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Bethesda Forced to Refund Fallout 76 in Australia, Halloween Event Caused Crashes

Poorna Shankar Posted:
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Bethesda will have to issue refunds to select customers, according to the Australian government. Meanwhile, early impressions of the Fallout 76 Halloween event appears to cause crashes.

In a media post, the ACCC explained that ZeniMax told gamers that they weren’t entitled to a refund after those gamers experienced issues with Fallout 76.

“ZeniMax has acknowledged that they are likely to have misled certain Australian consumers about their rights to a refund when they experienced faults with their Fallout 76 game.”

The refunds apply for consumers who requested one between November 24, 2018 and June 1, 2019. In order for the ACCC to consider a refund, a product must be first contain faults constituting a “major failure.”

“When a consumer has purchased a product that has a fault which amounts to a major failure, the Australian Consumer Law provides them with the right to ask for their choice of either a repair, replacement or refund.”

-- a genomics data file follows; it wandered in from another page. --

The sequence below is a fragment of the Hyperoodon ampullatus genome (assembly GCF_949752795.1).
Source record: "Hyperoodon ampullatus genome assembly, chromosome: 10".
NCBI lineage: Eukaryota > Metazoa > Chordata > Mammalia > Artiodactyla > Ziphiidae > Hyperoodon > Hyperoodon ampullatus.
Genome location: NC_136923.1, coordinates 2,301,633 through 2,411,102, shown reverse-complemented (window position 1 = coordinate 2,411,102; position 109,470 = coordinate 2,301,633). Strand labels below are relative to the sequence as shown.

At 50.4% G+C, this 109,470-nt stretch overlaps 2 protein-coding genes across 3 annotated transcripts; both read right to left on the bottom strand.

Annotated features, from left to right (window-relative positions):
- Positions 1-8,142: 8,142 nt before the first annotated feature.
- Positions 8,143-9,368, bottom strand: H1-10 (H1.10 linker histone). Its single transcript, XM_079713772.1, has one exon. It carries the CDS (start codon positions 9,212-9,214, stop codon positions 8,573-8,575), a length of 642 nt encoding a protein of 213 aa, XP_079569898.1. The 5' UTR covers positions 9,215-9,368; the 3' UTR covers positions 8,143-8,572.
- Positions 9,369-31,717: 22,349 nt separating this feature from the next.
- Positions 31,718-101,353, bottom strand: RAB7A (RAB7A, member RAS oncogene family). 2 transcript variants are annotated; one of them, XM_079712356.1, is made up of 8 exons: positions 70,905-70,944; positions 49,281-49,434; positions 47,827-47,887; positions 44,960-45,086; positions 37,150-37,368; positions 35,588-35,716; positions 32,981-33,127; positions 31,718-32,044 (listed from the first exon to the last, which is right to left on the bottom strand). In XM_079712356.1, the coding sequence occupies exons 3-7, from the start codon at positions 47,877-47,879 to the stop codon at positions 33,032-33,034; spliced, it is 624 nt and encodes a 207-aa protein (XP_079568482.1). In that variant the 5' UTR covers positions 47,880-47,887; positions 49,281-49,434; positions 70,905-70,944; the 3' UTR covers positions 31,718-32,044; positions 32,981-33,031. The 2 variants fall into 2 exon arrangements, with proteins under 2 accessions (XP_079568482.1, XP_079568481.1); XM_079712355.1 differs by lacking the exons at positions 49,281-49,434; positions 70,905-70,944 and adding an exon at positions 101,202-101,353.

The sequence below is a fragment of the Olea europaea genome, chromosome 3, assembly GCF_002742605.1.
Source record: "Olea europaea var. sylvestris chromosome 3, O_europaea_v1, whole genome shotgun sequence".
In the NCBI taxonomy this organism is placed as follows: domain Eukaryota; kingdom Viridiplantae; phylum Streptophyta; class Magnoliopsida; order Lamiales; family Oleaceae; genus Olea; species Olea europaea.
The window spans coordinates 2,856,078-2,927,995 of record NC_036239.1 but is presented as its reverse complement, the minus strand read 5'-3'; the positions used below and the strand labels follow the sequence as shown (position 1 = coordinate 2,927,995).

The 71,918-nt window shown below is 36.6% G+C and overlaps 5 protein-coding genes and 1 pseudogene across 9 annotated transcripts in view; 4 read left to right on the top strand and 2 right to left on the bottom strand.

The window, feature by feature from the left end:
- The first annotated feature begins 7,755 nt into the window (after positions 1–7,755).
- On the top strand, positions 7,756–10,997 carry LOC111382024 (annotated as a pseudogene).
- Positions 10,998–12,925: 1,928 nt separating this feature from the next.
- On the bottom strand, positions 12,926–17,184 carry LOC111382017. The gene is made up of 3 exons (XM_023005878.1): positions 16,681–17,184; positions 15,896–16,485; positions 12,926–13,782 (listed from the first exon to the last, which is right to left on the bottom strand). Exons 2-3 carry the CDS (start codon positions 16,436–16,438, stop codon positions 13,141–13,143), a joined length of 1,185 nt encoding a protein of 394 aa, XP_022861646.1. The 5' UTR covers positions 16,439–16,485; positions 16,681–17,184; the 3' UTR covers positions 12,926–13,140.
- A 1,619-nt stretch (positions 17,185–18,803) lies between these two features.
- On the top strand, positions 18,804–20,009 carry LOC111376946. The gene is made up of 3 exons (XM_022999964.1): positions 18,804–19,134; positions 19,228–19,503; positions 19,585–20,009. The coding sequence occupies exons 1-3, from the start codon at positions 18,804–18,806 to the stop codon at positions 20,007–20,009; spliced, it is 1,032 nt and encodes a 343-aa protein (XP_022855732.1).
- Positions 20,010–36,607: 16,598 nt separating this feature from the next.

Meanwhile, there have been reports that Fallout 76’s Halloween event was broken, causing the game to crash,

“This event is really fun, but it SUCKS! because it crashes the game and you end up missing the end of the event you waited an hour to do.... at least the rewards arent as cool as faschnacht/ meat week.. so no need* to try to collect all of them... at least i got the pirate outfit on my 2nd completion. But I've had the game lock up and crash on me more than 5 times, and I've only finished the event 4 or 5 times....”

The responses corroborate some lag and crashes on PS4 and Xbox. However, it looks like these issues may have cleared up, as the OP continues,

“Edit: I've been having better luck today, standing further away from un-exploded cars. That really seems to help. And I actually enjoy the rewards ????. I was just REALLY hoping for some masks like the faschnacht ones.. I'm a bit sore about that ??”


Poorna Shankar

A highly opinionated avid PC gamer, Poorna blindly panics with his friends in various multiplayer games, much to the detriment of his team. Constantly questioning industry practices and a passion for technological progress drive his love for the video game industry. He pulls no punches and tells it like he sees it. He runs a podcast, Gaming The Industry, with fellow writer, Joseph Bradford, discussing industry practices and their effects on consumers.